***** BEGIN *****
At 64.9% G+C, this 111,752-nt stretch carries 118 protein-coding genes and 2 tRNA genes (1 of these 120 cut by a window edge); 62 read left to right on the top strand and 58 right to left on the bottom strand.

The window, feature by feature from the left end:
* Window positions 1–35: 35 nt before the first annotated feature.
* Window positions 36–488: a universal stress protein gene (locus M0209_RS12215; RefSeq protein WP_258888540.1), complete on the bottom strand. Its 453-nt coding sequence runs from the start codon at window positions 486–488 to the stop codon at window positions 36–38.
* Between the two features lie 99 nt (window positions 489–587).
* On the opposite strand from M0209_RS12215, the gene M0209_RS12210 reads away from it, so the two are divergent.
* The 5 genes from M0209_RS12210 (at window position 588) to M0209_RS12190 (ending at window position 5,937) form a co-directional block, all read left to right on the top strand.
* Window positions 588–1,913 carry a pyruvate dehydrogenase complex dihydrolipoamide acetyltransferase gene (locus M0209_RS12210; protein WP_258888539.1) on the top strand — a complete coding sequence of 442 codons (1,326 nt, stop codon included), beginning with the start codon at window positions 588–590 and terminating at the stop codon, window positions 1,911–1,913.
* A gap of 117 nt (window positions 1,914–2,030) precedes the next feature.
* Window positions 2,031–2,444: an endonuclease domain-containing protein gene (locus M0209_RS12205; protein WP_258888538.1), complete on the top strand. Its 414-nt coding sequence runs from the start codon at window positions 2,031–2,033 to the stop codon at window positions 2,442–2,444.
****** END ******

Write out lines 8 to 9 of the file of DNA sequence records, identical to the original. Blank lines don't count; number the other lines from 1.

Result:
* Window positions 588–1,913 carry a pyruvate dehydrogenase complex dihydrolipoamide acetyltransferase gene (locus M0209_RS12210; protein WP_258888539.1) on the top strand — a complete coding sequence of 442 codons (1,326 nt, stop codon included), beginning with the start codon at window positions 588–590 and terminating at the stop codon, window positions 1,911–1,913.
* A gap of 117 nt (window positions 1,914–2,030) precedes the next feature.